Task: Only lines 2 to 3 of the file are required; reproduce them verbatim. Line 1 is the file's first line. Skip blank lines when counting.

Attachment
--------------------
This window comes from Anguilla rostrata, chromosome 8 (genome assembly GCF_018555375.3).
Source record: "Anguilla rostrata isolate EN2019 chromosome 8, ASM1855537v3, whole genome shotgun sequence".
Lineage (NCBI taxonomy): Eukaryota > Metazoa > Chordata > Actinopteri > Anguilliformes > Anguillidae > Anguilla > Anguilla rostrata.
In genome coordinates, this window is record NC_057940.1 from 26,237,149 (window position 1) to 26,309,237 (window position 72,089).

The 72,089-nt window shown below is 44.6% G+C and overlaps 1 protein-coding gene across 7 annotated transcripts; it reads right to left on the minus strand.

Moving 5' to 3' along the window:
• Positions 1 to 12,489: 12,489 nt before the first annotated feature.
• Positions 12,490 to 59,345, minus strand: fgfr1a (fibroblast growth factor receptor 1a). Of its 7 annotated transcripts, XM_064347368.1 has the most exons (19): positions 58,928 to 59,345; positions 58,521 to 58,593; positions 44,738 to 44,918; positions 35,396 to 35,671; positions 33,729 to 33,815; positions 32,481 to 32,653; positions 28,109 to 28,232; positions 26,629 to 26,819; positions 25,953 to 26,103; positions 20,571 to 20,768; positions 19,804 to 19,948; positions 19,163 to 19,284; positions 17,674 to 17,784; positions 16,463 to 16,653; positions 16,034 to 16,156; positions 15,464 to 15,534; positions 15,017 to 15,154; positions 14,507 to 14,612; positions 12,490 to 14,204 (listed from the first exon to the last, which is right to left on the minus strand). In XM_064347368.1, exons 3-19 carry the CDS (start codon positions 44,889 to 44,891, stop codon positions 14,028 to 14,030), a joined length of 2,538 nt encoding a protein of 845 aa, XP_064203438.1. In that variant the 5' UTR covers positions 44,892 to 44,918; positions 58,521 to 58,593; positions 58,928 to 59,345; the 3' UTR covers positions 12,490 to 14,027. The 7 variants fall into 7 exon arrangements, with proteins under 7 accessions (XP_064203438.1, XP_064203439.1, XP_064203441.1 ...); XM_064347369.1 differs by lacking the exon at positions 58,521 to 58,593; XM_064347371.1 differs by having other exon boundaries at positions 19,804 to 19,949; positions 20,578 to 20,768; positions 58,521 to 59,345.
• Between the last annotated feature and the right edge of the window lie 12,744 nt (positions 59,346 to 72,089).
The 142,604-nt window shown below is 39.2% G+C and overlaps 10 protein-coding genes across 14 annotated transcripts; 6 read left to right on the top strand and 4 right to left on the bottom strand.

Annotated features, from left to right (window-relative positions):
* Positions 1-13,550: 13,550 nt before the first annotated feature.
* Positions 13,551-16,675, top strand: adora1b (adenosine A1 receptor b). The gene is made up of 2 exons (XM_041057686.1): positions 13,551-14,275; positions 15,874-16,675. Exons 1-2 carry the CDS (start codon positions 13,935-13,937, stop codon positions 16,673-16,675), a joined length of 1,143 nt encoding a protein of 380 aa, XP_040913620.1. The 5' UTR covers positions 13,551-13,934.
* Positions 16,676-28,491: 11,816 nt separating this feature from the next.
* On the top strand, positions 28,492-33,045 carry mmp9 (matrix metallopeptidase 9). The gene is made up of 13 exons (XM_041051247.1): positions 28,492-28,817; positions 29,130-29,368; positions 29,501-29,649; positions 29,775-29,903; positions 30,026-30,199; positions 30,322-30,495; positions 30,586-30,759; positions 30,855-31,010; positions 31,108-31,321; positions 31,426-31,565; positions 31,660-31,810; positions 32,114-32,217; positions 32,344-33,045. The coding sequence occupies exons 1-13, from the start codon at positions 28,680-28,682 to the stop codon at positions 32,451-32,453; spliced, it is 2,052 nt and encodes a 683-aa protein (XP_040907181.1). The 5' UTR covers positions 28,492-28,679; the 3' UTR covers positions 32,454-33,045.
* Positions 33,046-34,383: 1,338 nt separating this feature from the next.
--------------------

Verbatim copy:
Source record: "Anguilla rostrata isolate EN2019 chromosome 8, ASM1855537v3, whole genome shotgun sequence".
Lineage (NCBI taxonomy): Eukaryota > Metazoa > Chordata > Actinopteri > Anguilliformes > Anguillidae > Anguilla > Anguilla rostrata.